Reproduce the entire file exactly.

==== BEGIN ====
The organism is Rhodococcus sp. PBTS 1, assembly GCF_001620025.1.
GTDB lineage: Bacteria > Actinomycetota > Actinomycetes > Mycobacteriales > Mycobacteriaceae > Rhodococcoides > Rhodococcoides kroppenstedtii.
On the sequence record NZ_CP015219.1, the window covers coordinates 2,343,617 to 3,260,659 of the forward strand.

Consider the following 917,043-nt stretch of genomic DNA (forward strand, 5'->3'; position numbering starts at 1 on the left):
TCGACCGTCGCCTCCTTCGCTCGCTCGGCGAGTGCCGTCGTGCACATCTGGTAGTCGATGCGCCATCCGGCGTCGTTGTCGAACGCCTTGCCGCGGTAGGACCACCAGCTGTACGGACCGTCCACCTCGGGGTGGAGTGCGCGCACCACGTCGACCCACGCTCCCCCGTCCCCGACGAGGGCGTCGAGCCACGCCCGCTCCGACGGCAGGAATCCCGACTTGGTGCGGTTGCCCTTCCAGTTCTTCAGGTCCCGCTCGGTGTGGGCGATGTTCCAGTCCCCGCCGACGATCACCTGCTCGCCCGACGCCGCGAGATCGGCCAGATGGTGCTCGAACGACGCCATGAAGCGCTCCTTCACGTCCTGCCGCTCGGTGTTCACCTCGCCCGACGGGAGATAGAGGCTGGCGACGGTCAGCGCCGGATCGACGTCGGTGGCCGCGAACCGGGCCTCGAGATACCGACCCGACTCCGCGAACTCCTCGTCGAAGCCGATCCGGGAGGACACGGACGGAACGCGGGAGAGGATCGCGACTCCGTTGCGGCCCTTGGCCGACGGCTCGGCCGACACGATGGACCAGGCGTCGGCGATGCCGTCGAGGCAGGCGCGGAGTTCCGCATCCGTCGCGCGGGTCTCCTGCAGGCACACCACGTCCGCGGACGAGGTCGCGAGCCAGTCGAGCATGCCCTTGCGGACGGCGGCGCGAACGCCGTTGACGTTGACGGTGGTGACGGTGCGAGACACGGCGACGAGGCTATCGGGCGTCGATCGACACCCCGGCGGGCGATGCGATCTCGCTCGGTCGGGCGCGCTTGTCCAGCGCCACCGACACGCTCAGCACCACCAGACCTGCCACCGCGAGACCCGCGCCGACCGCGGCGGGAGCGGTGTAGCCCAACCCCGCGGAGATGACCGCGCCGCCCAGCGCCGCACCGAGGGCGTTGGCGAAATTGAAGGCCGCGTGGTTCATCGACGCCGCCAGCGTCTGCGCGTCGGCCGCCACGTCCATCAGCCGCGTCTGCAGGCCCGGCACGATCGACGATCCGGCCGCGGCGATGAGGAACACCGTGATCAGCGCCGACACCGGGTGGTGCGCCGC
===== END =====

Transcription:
The organism is Rhodococcus sp. PBTS 1, assembly GCF_001620025.1.
GTDB lineage: Bacteria > Actinomycetota > Actinomycetes > Mycobacteriales > Mycobacteriaceae > Rhodococcoides > Rhodococcoides kroppenstedtii.
On the sequence record NZ_CP015219.1, the window covers coordinates 2,343,617 to 3,260,659 of the forward strand.

Consider the following 917,043-nt stretch of genomic DNA (forward strand, 5'->3'; position numbering starts at 1 on the left):
TCGACCGTCGCCTCCTTCGCTCGCTCGGCGAGTGCCGTCGTGCACATCTGGTAGTCGATGCGCCATCCGGCGTCGTTGTCGAACGCCTTGCCGCGGTAGGACCACCAGCTGTACGGACCGTCCACCTCGGGGTGGAGTGCGCGCACCACGTCGACCCACGCTCCCCCGTCCCCGACGAGGGCGTCGAGCCACGCCCGCTCCGACGGCAGGAATCCCGACTTGGTGCGGTTGCCCTTCCAGTTCTTCAGGTCCCGCTCGGTGTGGGCGATGTTCCAGTCCCCGCCGACGATCACCTGCTCGCCCGACGCCGCGAGATCGGCCAGATGGTGCTCGAACGACGCCATGAAGCGCTCCTTCACGTCCTGCCGCTCGGTGTTCACCTCGCCCGACGGGAGATAGAGGCTGGCGACGGTCAGCGCCGGATCGACGTCGGTGGCCGCGAACCGGGCCTCGAGATACCGACCCGACTCCGCGAACTCCTCGTCGAAGCCGATCCGGGAGGACACGGACGGAACGCGGGAGAGGATCGCGACTCCGTTGCGGCCCTTGGCCGACGGCTCGGCCGACACGATGGACCAGGCGTCGGCGATGCCGTCGAGGCAGGCGCGGAGTTCCGCATCCGTCGCGCGGGTCTCCTGCAGGCACACCACGTCCGCGGACGAGGTCGCGAGCCAGTCGAGCATGCCCTTGCGGACGGCGGCGCGAACGCCGTTGACGTTGACGGTGGTGACGGTGCGAGACACGGCGACGAGGCTATCGGGCGTCGATCGACACCCCGGCGGGCGATGCGATCTCGCTCGGTCGGGCGCGCTTGTCCAGCGCCACCGACACGCTCAGCACCACCAGACCTGCCACCGCGAGACCCGCGCCGACCGCGGCGGGAGCGGTGTAGCCCAACCCCGCGGAGATGACCGCGCCGCCCAGCGCCGCACCGAGGGCGTTGGCGAAATTGAAGGCCGCGTGGTTCATCGACGCCGCCAGCGTCTGCGCGTCGGCCGCCACGTCCATCAGCCGCGTCTGCAGGCCCGGCACGATCGACGATCCGGCCGCGGCGATGAGGAACACCGTGATCAGCGCCGACACCGGGTGGTGCGCCGC